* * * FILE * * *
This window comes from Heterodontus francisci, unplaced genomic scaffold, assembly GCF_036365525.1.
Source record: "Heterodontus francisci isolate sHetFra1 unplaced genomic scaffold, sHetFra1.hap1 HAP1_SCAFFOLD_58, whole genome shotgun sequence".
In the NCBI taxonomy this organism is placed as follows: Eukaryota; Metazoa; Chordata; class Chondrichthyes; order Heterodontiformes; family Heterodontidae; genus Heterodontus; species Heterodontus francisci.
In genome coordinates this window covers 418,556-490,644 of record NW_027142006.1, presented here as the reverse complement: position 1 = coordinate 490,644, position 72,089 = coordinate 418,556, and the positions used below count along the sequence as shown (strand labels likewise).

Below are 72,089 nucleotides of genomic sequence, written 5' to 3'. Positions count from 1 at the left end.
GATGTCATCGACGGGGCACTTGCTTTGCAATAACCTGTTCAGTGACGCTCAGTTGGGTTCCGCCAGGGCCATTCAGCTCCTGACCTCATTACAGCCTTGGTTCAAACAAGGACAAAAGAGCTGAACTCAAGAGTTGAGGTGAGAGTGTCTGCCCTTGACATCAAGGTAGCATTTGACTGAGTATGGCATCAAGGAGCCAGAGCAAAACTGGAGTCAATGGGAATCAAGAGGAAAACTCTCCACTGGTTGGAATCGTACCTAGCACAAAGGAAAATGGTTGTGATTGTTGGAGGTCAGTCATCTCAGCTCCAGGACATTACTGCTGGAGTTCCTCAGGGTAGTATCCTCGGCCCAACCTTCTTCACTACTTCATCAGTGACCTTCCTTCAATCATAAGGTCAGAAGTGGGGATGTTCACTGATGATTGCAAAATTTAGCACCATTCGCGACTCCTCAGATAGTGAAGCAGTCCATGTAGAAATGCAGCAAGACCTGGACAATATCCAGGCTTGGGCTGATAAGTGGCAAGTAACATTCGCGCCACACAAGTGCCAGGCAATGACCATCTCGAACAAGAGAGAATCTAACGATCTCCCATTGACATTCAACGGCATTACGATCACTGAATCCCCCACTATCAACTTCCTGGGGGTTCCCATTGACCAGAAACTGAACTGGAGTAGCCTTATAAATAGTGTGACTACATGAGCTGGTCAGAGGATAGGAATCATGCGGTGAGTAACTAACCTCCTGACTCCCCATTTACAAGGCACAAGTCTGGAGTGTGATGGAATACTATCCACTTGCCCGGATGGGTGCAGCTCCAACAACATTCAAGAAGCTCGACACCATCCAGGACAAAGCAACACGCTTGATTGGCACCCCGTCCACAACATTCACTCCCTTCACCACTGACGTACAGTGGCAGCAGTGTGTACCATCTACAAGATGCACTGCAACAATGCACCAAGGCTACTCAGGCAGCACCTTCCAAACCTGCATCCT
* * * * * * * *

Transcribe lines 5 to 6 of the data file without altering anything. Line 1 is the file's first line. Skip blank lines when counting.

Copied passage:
Below are 72,089 nucleotides of genomic sequence, written 5' to 3'. Positions count from 1 at the left end.
GATGTCATCGACGGGGCACTTGCTTTGCAATAACCTGTTCAGTGACGCTCAGTTGGGTTCCGCCAGGGCCATTCAGCTCCTGACCTCATTACAGCCTTGGTTCAAACAAGGACAAAAGAGCTGAACTCAAGAGTTGAGGTGAGAGTGTCTGCCCTTGACATCAAGGTAGCATTTGACTGAGTATGGCATCAAGGAGCCAGAGCAAAACTGGAGTCAATGGGAATCAAGAGGAAAACTCTCCACTGGTTGGAATCGTACCTAGCACAAAGGAAAATGGTTGTGATTGTTGGAGGTCAGTCATCTCAGCTCCAGGACATTACTGCTGGAGTTCCTCAGGGTAGTATCCTCGGCCCAACCTTCTTCACTACTTCATCAGTGACCTTCCTTCAATCATAAGGTCAGAAGTGGGGATGTTCACTGATGATTGCAAAATTTAGCACCATTCGCGACTCCTCAGATAGTGAAGCAGTCCATGTAGAAATGCAGCAAGACCTGGACAATATCCAGGCTTGGGCTGATAAGTGGCAAGTAACATTCGCGCCACACAAGTGCCAGGCAATGACCATCTCGAACAAGAGAGAATCTAACGATCTCCCATTGACATTCAACGGCATTACGATCACTGAATCCCCCACTATCAACTTCCTGGGGGTTCCCATTGACCAGAAACTGAACTGGAGTAGCCTTATAAATAGTGTGACTACATGAGCTGGTCAGAGGATAGGAATCATGCGGTGAGTAACTAACCTCCTGACTCCCCATTTACAAGGCACAAGTCTGGAGTGTGATGGAATACTATCCACTTGCCCGGATGGGTGCAGCTCCAACAACATTCAAGAAGCTCGACACCATCCAGGACAAAGCAACACGCTTGATTGGCACCCCGTCCACAACATTCACTCCCTTCACCACTGACGTACAGTGGCAGCAGTGTGTACCATCTACAAGATGCACTGCAACAATGCACCAAGGCTACTCAGGCAGCACCTTCCAAACCTGCATCCT